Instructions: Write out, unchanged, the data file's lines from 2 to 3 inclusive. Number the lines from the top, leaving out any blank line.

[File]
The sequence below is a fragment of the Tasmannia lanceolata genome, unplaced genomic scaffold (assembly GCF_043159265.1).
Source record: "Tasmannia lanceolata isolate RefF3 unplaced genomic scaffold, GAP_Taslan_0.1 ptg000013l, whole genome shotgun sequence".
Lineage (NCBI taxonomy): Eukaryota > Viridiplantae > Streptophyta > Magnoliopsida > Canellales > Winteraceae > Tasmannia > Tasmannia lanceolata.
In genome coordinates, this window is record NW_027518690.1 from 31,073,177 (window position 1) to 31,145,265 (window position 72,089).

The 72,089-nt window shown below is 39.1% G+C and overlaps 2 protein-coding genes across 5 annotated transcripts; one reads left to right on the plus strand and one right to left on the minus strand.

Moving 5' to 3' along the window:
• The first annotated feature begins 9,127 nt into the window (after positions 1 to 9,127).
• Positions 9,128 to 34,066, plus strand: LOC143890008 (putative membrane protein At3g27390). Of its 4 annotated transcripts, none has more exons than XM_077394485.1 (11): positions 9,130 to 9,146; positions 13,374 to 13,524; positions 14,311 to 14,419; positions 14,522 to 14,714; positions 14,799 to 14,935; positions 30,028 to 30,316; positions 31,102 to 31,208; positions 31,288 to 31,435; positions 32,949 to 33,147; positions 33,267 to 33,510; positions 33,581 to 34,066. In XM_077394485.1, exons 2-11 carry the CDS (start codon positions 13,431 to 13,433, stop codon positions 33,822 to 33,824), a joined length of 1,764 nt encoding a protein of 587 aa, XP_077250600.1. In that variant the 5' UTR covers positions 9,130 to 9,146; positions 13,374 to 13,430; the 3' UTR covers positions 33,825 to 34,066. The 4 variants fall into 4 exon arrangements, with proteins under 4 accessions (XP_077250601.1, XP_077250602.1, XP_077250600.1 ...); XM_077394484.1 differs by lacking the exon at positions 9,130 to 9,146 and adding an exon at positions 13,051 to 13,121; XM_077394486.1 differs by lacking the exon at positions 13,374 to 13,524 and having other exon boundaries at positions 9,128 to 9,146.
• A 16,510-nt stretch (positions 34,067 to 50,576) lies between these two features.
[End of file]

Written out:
Source record: "Tasmannia lanceolata isolate RefF3 unplaced genomic scaffold, GAP_Taslan_0.1 ptg000013l, whole genome shotgun sequence".
Lineage (NCBI taxonomy): Eukaryota > Viridiplantae > Streptophyta > Magnoliopsida > Canellales > Winteraceae > Tasmannia > Tasmannia lanceolata.